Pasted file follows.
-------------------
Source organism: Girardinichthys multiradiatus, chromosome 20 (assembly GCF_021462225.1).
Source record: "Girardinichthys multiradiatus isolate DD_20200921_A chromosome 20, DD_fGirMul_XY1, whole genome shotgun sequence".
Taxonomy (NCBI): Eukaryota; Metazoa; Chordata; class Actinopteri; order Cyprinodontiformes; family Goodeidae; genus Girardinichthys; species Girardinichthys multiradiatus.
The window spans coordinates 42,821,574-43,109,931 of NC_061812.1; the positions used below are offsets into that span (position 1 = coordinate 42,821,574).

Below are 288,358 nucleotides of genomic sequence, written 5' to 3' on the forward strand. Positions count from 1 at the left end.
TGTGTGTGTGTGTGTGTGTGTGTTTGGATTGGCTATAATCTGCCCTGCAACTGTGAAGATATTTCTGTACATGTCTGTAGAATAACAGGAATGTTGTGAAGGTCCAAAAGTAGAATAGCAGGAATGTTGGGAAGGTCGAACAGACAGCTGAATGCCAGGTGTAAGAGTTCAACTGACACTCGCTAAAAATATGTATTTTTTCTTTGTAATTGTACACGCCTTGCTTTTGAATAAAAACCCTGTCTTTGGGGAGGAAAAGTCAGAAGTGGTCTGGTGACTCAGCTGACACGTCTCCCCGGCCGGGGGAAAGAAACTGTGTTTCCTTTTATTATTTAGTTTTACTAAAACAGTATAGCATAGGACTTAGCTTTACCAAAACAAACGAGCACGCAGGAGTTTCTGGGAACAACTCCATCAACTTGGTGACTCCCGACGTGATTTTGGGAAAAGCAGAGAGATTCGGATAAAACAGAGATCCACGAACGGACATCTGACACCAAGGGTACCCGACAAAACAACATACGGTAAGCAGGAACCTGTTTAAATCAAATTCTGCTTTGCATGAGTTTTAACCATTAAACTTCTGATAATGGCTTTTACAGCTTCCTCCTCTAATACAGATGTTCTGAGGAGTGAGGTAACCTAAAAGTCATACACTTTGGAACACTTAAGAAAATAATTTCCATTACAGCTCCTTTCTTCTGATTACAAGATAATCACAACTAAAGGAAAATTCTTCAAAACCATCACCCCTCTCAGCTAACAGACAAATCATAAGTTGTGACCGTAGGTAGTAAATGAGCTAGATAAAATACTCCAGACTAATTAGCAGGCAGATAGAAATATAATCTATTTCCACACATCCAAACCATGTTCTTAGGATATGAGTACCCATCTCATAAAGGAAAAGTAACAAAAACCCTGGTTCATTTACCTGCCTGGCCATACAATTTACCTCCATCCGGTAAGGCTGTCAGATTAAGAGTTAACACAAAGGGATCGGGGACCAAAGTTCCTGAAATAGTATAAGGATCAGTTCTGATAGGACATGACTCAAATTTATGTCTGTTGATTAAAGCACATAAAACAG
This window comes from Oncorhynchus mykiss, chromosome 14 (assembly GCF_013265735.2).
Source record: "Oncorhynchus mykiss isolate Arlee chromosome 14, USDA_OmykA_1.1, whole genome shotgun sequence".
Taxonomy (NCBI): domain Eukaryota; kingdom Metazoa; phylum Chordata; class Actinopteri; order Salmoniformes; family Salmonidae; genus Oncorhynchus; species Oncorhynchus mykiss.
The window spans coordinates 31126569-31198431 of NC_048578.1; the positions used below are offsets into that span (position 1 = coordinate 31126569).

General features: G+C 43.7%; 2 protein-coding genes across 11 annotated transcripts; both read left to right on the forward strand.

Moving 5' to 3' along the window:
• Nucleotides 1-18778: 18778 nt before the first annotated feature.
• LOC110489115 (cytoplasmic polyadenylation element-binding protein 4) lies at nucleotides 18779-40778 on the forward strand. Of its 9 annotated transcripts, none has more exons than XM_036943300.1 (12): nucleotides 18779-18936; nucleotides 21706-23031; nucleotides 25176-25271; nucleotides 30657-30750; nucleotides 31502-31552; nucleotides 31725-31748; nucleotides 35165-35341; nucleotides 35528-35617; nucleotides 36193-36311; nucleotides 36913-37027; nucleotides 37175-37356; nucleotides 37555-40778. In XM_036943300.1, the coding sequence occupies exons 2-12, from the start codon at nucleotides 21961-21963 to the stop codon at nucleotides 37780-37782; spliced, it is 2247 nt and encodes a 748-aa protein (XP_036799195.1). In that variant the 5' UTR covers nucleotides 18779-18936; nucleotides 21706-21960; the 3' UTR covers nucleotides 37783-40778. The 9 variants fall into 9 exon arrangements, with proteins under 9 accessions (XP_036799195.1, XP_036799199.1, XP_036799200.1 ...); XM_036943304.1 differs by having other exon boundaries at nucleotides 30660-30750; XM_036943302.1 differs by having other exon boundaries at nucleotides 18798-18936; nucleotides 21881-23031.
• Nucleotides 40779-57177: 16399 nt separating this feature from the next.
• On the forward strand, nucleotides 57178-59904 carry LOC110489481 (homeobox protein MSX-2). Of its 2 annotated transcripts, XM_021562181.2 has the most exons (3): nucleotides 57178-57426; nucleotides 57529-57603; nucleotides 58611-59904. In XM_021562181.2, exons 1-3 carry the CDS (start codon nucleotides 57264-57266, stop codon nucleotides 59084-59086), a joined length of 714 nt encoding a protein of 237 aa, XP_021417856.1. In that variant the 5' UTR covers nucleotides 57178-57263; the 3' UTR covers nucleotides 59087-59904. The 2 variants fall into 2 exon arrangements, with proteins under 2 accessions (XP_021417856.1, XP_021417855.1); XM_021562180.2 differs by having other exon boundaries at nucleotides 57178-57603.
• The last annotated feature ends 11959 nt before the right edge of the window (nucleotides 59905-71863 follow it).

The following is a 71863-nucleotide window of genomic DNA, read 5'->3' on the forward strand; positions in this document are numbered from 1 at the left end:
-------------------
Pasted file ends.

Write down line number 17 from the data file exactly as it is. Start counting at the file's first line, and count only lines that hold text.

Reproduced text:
• The last annotated feature ends 11959 nt before the right edge of the window (nucleotides 59905-71863 follow it).